I have written seven books about the history of places I have travelled to.
I travel because my own father always said he would travel after he’d retired, but he never got the chance because he died from cancer when he was 49. I travel for him when I go to places as well as for myself.
If you are interested in history and / or travel then you should check out these books. Please bear in mind the books are travelogues rather than travel guides and so cover only the places I visited.
Here is the one about 9 Greek Islands:
This book keeps it simple and covers nine Greek Islands: Rhodes, Symi, Patmos, Samos, Syros, Paros, Tinos, Delos, and Mykonos. They are all different and all lovely.
Here is a story about Symi:
In Homer’s Iliad Symi is mentioned as the domain of King Nireus, who fought in
the Trojan War on the side of the Greeks and Thucydides writes that during the
Peloponnesian War there was a Battle of Syme near the island in January, 411
BC, in which an unspecified number of Spartan ships defeated a squadron of
Athenian vessels. Little else is known of the island until the 14th century,
but archaeological evidence indicates it was continuously inhabited, and ruins
of citadels suggest it was an important location.
Like many Greek Islands, Symi was first part of the Roman Empire and then the
Byzantine Empire. However, unlike many Greek Islands, Symi was conquered by
the Knights of St. John in 1373. This conquest fuelled by the Knights’
interest in shipping and commerce, launched what was to be a period of several
centuries of prosperity for Symi, as its location made it an important
waypoint for trade until the advent of steam-powered shipping in the 19th
The island was conquered in 1522 by the Ottomans (along with Rhodes) but it
was allowed to retain many of its privileges, so the prosperity continued
virtually uninterrupted. Symi was noted for its sponges which provided much of
its wealth. It attained the height of its prosperity in the mid-19th century,
which is why so many of the mansions covering the slopes of Symi Town date
from that period.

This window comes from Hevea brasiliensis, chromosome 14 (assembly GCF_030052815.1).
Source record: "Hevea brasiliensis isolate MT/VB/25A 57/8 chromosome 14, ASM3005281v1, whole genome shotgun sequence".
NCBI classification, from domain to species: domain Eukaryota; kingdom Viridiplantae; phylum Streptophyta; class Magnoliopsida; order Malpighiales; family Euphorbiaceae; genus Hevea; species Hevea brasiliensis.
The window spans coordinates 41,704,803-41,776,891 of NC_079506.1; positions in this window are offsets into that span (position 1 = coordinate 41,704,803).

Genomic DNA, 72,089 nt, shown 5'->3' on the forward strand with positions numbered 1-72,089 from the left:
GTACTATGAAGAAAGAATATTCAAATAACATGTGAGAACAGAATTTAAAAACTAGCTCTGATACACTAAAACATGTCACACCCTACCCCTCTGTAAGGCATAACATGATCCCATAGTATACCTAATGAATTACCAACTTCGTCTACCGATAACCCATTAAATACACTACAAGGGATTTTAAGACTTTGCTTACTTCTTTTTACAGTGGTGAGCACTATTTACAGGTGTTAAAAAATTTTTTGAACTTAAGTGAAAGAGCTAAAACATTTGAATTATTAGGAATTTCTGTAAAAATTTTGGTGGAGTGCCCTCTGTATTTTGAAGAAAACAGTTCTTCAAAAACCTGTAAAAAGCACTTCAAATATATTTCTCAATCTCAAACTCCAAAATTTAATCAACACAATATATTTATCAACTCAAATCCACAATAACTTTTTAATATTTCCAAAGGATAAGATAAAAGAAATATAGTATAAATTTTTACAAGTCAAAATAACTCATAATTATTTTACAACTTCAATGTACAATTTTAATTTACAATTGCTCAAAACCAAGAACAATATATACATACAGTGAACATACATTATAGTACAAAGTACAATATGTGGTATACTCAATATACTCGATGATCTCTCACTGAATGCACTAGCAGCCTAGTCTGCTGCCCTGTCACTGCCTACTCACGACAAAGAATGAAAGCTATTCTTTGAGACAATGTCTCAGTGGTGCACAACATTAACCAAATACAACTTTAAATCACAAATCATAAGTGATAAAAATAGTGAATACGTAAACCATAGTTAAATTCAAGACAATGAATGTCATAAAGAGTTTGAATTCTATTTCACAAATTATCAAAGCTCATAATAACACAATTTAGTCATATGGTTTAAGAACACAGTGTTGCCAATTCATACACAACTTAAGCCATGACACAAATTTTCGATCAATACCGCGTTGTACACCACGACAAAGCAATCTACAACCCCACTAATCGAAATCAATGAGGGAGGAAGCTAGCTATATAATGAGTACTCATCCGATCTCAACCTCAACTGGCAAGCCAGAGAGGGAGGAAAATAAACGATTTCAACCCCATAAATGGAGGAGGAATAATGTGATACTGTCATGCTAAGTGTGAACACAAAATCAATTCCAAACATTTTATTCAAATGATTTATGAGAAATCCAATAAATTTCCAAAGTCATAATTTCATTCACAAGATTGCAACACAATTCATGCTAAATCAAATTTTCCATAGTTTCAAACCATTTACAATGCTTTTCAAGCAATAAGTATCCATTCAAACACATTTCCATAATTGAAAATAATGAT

Although Symiots took part in the Greek War of Independence of 1821–1829,
Symi was left out of the new Greek state when its borders were drawn up and so
remained under Ottoman rule. Symi, along with the rest of the Dodecanese,
changed hands several times in the 20th century: in 1912 the Dodecanese
declared independence from the Ottomans as the Federation of the Dodecanese
Islands, though they were almost immediately occupied by Italy. The island was
formally ceded to Italy in 1923, and on 12 October 1943 it was occupied by the
Nazis. At the end of World War II, the surrender of German forces in the
region took place on Symi and the island was subject to several years of
occupation by the British. Symi finally became part of Greece in 1948.
Arriving at Symi Town is the loveliest way to begin any visit to a Greek
Island. The bay has low hills on all sides and on those hills are stacked
differently coloured ochre Italianate mansions, each one a slightly different
shade to its neighbour. The slope of the hills means these mansions appear in
neat rows above one another, leaving the visitor spellbound by the man-made
beauty. Added to this are lines of sail boats, small ferries, and large yachts
bobbing rhythmically on the swell by the quay.
The wealth of Symi has been based on sponge diving and shipbuilding. Indeed
just over a hundred years ago, these two industries meant more people lived in
Symi Town than lived in nearby Rhodes Town. Symi has always been famed for its
shipbuilding and legend has it that Symi provided 3 ships for the Greeks in
the Trojan War. Nowadays tourism is the main earner, with enough expats
staying on the island to allow some businesses to remain open all year round.
Some of the houses built in the last two centuries have fallen into disrepair
and the more you explore, the more ruins you will find.